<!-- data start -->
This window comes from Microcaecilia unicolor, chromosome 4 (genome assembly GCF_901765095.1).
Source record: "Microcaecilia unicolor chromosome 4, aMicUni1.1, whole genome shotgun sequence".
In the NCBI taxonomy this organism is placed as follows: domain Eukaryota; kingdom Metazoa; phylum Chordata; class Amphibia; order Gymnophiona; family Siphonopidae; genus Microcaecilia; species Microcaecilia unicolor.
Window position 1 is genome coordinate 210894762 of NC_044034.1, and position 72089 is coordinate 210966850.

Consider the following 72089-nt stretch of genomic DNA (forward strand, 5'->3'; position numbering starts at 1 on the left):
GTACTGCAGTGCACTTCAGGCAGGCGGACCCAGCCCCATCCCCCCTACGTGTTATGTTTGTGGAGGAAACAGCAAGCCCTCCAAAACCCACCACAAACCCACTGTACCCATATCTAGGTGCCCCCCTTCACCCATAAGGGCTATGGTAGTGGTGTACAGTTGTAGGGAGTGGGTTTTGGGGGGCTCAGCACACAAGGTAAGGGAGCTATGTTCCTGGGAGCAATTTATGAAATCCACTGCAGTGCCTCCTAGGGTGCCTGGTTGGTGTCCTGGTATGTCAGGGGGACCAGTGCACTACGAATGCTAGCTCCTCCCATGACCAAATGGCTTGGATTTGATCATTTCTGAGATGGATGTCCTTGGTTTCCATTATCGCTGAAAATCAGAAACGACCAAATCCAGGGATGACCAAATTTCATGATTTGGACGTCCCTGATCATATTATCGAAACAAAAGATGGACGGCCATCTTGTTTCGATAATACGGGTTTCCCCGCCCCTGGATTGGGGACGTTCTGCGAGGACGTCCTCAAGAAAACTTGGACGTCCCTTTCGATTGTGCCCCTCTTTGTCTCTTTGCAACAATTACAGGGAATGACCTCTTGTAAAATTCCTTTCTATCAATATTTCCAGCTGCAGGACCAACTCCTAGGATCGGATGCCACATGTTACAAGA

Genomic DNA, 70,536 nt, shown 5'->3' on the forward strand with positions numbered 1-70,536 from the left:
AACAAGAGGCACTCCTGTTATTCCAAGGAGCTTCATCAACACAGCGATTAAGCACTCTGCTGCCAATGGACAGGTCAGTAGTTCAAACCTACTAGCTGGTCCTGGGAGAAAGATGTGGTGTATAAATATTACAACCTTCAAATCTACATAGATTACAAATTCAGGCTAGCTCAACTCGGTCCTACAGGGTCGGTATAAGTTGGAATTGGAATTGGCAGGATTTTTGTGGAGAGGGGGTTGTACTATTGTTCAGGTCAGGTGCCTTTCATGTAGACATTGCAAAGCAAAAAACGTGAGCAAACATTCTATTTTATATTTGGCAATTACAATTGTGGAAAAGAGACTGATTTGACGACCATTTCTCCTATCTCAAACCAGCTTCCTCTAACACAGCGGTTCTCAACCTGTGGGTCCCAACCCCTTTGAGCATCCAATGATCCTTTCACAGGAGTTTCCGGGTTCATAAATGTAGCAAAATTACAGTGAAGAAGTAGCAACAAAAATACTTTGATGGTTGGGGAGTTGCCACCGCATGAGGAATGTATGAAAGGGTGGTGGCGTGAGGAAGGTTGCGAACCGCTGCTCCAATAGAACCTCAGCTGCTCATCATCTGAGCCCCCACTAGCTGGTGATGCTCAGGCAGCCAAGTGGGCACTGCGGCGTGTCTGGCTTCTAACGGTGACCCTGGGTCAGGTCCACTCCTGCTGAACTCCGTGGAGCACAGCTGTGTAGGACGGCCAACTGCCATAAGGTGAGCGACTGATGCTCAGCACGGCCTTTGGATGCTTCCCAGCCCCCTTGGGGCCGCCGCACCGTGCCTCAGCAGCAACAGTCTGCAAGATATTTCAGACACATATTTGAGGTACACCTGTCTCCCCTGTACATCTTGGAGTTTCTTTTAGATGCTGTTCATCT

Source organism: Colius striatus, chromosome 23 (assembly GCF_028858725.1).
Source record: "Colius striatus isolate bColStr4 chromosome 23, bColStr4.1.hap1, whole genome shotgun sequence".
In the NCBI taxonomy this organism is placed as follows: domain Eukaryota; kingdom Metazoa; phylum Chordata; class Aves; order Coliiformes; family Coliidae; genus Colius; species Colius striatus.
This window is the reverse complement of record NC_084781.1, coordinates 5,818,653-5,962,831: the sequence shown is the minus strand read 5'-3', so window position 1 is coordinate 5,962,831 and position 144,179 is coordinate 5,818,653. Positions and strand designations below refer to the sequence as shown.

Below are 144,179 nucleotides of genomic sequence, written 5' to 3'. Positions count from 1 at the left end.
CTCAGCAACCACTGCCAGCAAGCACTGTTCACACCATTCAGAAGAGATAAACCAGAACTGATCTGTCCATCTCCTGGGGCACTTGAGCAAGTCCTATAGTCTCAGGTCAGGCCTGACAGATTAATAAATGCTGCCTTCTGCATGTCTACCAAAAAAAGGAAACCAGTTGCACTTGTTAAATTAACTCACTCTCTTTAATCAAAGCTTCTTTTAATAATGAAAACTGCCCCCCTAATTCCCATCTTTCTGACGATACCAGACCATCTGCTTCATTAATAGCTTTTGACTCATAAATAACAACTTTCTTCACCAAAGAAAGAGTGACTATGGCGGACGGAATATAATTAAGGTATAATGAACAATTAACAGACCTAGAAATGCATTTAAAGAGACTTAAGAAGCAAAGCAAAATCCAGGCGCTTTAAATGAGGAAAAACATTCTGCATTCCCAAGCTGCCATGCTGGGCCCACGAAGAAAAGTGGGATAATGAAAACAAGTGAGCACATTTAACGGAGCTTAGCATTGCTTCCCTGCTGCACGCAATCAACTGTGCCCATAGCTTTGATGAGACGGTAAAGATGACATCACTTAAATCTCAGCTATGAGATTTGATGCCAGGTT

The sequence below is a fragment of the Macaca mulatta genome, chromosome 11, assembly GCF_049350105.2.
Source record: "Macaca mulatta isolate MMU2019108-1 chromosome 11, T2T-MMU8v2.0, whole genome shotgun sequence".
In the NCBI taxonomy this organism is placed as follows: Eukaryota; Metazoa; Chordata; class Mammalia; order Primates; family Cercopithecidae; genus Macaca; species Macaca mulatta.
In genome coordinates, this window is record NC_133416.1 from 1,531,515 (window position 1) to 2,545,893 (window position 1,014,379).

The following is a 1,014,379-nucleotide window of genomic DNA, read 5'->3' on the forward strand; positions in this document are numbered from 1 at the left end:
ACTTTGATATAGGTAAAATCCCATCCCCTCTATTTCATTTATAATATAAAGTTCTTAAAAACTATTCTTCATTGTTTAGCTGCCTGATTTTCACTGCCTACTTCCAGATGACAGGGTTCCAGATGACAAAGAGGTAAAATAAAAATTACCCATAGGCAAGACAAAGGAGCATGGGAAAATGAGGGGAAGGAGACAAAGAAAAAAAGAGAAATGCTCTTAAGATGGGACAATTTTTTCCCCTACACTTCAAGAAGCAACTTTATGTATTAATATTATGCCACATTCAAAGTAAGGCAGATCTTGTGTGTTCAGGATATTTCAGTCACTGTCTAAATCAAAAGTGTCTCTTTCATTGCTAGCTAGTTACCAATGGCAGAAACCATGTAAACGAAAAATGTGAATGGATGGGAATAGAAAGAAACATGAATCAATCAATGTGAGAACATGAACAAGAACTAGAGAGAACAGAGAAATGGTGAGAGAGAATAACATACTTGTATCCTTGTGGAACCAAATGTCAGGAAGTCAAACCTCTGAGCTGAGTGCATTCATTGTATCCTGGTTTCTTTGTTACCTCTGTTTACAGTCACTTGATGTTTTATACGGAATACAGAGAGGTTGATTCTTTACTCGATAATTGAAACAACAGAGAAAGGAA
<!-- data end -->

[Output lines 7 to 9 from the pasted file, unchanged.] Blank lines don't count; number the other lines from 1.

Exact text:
Genomic DNA, 70,536 nt, shown 5'->3' on the forward strand with positions numbered 1-70,536 from the left:
AACAAGAGGCACTCCTGTTATTCCAAGGAGCTTCATCAACACAGCGATTAAGCACTCTGCTGCCAATGGACAGGTCAGTAGTTCAAACCTACTAGCTGGTCCTGGGAGAAAGATGTGGTGTATAAATATTACAACCTTCAAATCTACATAGATTACAAATTCAGGCTAGCTCAACTCGGTCCTACAGGGTCGGTATAAGTTGGAATTGGAATTGGCAGGATTTTTGTGGAGAGGGGGTTGTACTATTGTTCAGGTCAGGTGCCTTTCATGTAGACATTGCAAAGCAAAAAACGTGAGCAAACATTCTATTTTATATTTGGCAATTACAATTGTGGAAAAGAGACTGATTTGACGACCATTTCTCCTATCTCAAACCAGCTTCCTCTAACACAGCGGTTCTCAACCTGTGGGTCCCAACCCCTTTGAGCATCCAATGATCCTTTCACAGGAGTTTCCGGGTTCATAAATGTAGCAAAATTACAGTGAAGAAGTAGCAACAAAAATACTTTGATGGTTGGGGAGTTGCCACCGCATGAGGAATGTATGAAAGGGTGGTGGCGTGAGGAAGGTTGCGAACCGCTGCTCCAATAGAACCTCAGCTGCTCATCATCTGAGCCCCCACTAGCTGGTGATGCTCAGGCAGCCAAGTGGGCACTGCGGCGTGTCTGGCTTCTAACGGTGACCCTGGGTCAGGTCCACTCCTGCTGAACTCCGTGGAGCACAGCTGTGTAGGACGGCCAACTGCCATAAGGTGAGCGACTGATGCTCAGCACGGCCTTTGGATGCTTCCCAGCCCCCTTGGGGCCGCCGCACCGTGCCTCAGCAGCAACAGTCTGCAAGATATTTCAGACACATATTTGAGGTACACCTGTCTCCCCTGTACATCTTGGAGTTTCTTTTAGATGCTGTTCATCT

Source organism: Colius striatus, chromosome 23 (assembly GCF_028858725.1).